History told

March 07, 2018

A local community group is planning to prepare an information board to be placed on the western side of Kirwans Bridge.

It is one of the Goulburn Valley’s most significant historic structures, visited by thousands of people each year.

However Kirwans Bridge, one of Victoria’s longest and oldest timber bridges, remains a mystery to most of those who make their way over its unique crooked alignment to cross the Goulburn River.

The mystery is about to be unlocked.

A local community group is planning to prepare an information board for erection on the western side of the bridge, which has plenty of space for visitors to stop safely, park their vehicles and view the magnificent bridge.

Just four kilometres from Nagambie, the spectacular river crossing was built in 1889 and opened in 1890, arising from the construction of the Goulburn Weir just a few kilometres downstream.

The weir created a vast backwater, and the two riverside shire councils, Waranga to the west and Goulburn to the east, got together in 1889 to fund the important bridge.

Both shires have since been absorbed, re-named and re-aligned so that the Shire of Strathbogie is now the bridge’s guardian.

The 310m bridge is certainly a survivor.

A massive flood in 1916 required a major restoration project.

In 1955 the bridge’s future was in peril, but repairs to one lane and the closure of the other, created the special passing bays to allow ‘‘opposites’’ to meet, pause, then progress to the other side.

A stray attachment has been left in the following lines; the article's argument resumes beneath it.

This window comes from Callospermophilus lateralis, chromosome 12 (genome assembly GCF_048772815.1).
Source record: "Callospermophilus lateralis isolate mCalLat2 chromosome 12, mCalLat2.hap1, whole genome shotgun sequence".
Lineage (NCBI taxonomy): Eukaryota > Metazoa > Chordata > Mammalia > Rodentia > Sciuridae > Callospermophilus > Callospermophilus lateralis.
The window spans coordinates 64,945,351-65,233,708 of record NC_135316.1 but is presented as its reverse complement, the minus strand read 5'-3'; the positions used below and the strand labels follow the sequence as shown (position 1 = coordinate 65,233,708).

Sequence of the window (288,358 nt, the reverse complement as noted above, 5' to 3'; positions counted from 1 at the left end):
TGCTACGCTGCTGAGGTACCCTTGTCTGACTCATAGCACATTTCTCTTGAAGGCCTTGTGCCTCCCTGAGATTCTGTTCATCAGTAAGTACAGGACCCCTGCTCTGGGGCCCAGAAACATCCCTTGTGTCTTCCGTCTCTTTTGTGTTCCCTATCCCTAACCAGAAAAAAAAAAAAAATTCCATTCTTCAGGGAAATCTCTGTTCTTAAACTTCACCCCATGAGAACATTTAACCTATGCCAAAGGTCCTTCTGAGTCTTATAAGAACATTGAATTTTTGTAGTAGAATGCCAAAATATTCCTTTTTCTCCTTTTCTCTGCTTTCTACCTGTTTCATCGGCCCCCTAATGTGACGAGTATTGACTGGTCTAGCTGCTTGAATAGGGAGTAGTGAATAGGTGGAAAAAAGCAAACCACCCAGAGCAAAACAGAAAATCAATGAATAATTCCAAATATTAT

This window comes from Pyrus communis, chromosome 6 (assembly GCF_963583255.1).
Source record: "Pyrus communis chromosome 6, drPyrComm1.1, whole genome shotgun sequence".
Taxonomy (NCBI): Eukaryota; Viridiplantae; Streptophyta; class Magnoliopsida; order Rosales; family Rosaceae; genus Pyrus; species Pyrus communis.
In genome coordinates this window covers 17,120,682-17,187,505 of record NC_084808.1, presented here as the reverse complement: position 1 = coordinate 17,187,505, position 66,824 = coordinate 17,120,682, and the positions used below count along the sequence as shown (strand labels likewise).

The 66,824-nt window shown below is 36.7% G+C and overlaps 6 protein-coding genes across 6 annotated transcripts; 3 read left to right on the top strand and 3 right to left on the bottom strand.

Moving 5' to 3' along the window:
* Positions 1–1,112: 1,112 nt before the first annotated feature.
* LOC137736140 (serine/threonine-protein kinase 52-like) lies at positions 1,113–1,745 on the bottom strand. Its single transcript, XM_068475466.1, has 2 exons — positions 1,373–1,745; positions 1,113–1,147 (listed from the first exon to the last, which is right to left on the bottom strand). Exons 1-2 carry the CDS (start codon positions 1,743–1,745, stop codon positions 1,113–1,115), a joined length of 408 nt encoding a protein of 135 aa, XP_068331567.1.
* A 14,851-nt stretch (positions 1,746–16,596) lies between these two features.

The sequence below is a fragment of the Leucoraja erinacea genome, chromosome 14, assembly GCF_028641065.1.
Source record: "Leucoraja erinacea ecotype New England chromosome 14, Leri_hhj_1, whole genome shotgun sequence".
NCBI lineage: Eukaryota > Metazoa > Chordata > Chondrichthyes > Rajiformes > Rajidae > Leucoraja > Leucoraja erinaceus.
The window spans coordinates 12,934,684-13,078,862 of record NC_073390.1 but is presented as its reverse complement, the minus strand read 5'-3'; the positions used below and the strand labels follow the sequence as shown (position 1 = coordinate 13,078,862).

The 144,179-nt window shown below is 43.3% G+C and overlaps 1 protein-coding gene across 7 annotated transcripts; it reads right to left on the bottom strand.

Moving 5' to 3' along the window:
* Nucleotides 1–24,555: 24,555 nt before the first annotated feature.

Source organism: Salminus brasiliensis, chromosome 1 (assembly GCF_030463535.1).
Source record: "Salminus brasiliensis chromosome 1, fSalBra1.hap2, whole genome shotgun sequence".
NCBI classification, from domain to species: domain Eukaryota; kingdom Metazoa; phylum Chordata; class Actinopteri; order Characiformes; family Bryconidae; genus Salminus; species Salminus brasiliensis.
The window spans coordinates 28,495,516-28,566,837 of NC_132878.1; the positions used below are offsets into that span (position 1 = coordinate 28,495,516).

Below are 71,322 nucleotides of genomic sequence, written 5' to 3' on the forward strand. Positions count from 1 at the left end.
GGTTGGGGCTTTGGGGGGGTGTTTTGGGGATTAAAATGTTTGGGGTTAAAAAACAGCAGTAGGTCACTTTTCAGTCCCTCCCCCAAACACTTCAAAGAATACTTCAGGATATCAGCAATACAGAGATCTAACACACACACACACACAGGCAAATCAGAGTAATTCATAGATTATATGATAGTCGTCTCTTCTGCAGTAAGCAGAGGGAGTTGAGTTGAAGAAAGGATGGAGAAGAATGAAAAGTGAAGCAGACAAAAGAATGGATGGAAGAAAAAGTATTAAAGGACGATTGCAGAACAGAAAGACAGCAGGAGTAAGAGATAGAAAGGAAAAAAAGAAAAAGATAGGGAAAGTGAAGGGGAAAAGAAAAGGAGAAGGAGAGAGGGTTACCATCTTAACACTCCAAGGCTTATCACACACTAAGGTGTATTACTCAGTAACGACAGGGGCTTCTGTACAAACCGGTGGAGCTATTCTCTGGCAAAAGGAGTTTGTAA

In 2000, Strathbogie Council closed the bridge, prompting a community campaign to save the bridge by generating interest and funding from the three levels of government.

Works finally completed in 2004 saved the day. But only temporarily.

In 2010 the bridge was closed again due to nervousness about safety, but a massive community campaign and a ‘‘second engineering opinion’’ meant that works costing well under $100000 restored the aged river crossing.

The bridge has been and remains a vital link for residents, travellers, farmers, tourists and emergency services vehicles.

For all Victorians, it stands as a magnificent tribute to the original engineers, and all construction and maintenance workers since 1890.

While a primary text has been endorsed for the information board, the local action group is asking readers to loan any historic photos they may hold, for possible inclusion in the display.

Anyone with photo material, or any other information, is requested to phone Alan McLean on 0412143660.

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